One of the most common questions that comes up concerning copyright is “When do I have to ask permission to quote from someone else’s writings?” The answer to that question is closely tied to an understanding of “fair use.” Unfortunately the law itself does not lay out an easy-to-follow definition of how much you can and cannot quote without asking permission. However, it does lay out four criteria to take into consideration when making that determination. (1) The character of the use, including whether it is for commercial or non-profit use. (Is the use going to result in some income to you, or is no profit involved? It’s more likely to be fair if it’s nonprofit.) (2) The amount of material used in relation to the work as a whole. (Have you pulled out the essence of the work or just incidental portions, such as an anecdote?) (3) The nature of the copyrighted work, including how it is typically used. (Are you quoting a paragraph from an article or two pages from a three-volume set?) (4)And finally, what effect is your using the material going to have on the potential market for or value of the copyrighted work? (If it diminishes the value, then the use is not fair.)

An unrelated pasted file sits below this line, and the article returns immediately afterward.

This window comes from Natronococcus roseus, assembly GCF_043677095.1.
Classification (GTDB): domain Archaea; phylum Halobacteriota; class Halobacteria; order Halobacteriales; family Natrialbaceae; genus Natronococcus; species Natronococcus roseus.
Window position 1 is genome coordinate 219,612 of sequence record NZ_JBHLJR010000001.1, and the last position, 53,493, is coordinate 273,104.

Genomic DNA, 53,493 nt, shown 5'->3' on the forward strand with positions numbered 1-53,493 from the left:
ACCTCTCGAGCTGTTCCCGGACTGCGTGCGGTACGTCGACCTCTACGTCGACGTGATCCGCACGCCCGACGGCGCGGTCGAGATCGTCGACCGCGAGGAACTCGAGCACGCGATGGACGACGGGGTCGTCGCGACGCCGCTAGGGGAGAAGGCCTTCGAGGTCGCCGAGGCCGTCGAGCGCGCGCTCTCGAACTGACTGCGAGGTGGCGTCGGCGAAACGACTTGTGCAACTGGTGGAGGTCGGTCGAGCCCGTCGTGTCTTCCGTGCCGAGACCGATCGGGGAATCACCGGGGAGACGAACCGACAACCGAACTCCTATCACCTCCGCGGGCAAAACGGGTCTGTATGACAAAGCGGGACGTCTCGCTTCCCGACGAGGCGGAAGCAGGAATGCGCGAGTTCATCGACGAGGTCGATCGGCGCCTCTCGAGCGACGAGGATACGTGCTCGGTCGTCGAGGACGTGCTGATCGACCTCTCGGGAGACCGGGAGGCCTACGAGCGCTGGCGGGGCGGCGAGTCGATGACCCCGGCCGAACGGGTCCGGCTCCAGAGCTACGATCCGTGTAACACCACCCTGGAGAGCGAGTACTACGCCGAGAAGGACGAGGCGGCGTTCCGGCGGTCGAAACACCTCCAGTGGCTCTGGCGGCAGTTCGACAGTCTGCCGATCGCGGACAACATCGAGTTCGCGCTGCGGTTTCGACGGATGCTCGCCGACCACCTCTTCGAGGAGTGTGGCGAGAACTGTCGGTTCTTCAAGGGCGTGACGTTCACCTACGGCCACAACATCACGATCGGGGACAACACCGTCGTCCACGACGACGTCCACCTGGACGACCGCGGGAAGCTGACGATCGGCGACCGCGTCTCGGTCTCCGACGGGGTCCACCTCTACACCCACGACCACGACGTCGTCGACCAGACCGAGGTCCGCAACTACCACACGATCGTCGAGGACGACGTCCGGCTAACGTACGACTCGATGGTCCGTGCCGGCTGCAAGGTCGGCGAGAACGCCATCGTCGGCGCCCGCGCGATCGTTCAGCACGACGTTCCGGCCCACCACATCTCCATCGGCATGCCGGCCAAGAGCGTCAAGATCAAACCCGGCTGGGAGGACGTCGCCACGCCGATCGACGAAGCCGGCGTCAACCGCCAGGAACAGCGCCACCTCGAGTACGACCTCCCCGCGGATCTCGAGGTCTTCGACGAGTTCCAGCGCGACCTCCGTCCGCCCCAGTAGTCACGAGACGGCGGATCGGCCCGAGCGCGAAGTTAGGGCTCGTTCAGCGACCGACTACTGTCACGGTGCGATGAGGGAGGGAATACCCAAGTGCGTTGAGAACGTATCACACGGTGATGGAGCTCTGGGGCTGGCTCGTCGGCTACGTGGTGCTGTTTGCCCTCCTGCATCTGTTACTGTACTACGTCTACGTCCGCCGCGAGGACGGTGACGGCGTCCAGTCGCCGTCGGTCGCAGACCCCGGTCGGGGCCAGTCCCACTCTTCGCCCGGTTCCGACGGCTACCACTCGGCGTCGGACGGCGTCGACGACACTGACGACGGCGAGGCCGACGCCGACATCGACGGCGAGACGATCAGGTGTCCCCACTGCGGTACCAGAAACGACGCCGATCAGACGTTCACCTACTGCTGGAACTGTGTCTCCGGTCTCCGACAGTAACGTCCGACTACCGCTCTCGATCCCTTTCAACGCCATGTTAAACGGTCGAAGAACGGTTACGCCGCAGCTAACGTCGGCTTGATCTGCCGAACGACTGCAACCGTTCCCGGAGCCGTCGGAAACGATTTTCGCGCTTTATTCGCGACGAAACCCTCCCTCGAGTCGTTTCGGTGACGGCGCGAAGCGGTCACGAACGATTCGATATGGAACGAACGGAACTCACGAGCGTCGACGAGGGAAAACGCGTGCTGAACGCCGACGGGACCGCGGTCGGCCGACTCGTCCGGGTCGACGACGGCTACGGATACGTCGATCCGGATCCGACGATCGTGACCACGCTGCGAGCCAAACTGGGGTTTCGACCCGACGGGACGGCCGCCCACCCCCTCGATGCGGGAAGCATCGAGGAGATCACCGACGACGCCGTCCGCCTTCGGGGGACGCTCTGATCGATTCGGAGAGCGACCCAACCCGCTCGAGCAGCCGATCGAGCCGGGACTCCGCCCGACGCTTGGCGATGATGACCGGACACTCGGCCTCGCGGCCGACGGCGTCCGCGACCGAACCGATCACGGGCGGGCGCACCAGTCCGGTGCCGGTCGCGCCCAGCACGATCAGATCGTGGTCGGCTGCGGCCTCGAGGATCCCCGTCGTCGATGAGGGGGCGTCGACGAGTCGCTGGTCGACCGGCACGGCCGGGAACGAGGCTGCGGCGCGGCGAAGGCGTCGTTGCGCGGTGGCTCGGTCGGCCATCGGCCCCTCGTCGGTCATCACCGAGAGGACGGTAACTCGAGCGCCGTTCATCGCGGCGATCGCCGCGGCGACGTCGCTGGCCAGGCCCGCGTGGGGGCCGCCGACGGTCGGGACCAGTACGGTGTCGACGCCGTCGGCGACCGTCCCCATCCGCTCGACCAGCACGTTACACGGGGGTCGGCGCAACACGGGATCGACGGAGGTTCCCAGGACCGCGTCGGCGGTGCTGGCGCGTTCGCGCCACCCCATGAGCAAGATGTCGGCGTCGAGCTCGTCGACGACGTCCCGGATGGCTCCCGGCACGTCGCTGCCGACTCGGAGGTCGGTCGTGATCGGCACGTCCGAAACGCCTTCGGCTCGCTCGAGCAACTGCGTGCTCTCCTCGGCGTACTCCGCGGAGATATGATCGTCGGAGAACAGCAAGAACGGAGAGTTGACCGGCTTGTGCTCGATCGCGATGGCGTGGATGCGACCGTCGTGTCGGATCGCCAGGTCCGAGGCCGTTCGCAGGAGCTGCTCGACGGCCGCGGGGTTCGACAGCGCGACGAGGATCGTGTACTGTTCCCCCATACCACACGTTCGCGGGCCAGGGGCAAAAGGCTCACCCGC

Since the fair-use provisions don’t lay out a clear path for the author, I recommend that you study the four criteria above and then use your common sense to ask if it is fair use. You can also ask yourself if you would want to be asked for permission if the quotes in question came from your work. You do always need permission to quote something in its entirety—such as a full article, story, or poem.